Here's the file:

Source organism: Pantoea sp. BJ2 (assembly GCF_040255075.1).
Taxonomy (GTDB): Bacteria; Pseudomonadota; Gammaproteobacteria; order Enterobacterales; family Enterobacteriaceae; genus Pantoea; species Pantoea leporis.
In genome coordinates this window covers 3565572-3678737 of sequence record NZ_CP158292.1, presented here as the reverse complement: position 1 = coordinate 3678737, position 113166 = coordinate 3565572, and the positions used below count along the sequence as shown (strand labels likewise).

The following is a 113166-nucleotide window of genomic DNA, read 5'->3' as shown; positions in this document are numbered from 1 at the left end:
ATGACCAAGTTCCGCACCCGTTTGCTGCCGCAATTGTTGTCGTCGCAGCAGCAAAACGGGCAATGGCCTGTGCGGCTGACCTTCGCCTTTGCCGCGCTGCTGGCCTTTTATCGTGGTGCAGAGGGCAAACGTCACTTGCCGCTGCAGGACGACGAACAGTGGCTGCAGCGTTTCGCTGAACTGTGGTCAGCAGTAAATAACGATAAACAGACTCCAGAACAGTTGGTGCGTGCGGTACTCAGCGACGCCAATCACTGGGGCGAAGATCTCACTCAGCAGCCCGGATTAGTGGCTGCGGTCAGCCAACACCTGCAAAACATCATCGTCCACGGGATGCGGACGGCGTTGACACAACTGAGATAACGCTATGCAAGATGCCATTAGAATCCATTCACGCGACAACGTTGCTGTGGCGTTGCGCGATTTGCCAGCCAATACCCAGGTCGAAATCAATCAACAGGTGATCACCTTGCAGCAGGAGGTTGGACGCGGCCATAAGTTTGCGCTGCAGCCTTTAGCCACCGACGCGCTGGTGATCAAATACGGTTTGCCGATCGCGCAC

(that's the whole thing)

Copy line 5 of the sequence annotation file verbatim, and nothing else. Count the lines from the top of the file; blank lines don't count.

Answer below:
ATGACCAAGTTCCGCACCCGTTTGCTGCCGCAATTGTTGTCGTCGCAGCAGCAAAACGGGCAATGGCCTGTGCGGCTGACCTTCGCCTTTGCCGCGCTGCTGGCCTTTTATCGTGGTGCAGAGGGCAAACGTCACTTGCCGCTGCAGGACGACGAACAGTGGCTGCAGCGTTTCGCTGAACTGTGGTCAGCAGTAAATAACGATAAACAGACTCCAGAACAGTTGGTGCGTGCGGTACTCAGCGACGCCAATCACTGGGGCGAAGATCTCACTCAGCAGCCCGGATTAGTGGCTGCGGTCAGCCAACACCTGCAAAACATCATCGTCCACGGGATGCGGACGGCGTTGACACAACTGAGATAACGCTATGCAAGATGCCATTAGAATCCATTCACGCGACAACGTTGCTGTGGCGTTGCGCGATTTGCCAGCCAATACCCAGGTCGAAATCAATCAACAGGTGATCACCTTGCAGCAGGAGGTTGGACGCGGCCATAAGTTTGCGCTGCAGCCTTTAGCCACCGACGCGCTGGTGATCAAATACGGTTTGCCGATCGCGCAC